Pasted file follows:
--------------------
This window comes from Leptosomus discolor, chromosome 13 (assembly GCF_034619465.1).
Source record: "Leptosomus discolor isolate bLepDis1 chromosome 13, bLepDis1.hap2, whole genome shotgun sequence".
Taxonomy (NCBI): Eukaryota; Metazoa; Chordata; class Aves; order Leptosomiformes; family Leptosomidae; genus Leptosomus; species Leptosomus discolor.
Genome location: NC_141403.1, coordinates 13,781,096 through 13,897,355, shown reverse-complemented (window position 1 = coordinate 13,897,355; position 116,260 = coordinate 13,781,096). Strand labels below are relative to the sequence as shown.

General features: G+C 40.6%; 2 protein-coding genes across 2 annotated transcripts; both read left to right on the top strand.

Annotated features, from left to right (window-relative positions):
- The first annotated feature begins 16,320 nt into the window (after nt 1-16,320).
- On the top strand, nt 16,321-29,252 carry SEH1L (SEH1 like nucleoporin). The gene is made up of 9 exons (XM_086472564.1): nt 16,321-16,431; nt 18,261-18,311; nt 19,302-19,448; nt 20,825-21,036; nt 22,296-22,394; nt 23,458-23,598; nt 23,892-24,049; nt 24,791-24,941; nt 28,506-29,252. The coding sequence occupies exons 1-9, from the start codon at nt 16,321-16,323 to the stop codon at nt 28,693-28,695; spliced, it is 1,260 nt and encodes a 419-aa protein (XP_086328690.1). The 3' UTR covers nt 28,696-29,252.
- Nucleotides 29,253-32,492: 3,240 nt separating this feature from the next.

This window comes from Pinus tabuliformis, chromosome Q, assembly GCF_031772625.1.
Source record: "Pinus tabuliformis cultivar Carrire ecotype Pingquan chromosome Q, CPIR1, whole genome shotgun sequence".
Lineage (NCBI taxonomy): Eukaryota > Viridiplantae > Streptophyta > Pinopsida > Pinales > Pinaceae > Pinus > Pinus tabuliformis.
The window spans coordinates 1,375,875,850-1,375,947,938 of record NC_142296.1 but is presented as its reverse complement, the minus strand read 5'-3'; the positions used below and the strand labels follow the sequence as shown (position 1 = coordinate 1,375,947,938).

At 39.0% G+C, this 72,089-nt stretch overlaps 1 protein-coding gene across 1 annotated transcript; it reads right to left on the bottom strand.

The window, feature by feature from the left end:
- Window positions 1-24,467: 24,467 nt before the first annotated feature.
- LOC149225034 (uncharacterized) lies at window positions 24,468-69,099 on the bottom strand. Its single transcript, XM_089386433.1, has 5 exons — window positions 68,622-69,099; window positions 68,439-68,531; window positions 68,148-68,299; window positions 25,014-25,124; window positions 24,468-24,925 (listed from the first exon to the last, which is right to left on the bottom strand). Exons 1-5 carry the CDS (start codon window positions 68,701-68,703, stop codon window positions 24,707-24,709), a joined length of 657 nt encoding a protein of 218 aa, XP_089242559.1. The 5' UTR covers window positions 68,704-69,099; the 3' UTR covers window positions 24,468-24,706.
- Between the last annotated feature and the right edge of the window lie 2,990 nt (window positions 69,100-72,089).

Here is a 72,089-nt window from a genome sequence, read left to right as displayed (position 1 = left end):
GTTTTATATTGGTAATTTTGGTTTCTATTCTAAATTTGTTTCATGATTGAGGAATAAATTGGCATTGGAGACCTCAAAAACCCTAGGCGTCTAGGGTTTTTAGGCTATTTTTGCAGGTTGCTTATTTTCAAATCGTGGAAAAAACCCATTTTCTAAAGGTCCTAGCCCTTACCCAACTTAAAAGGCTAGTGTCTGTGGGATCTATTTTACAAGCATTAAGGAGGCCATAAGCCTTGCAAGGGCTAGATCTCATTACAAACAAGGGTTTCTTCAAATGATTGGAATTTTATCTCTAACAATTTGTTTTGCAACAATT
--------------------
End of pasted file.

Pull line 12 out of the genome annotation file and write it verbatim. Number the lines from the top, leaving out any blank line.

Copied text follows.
Lineage (NCBI taxonomy): Eukaryota > Viridiplantae > Streptophyta > Pinopsida > Pinales > Pinaceae > Pinus > Pinus tabuliformis.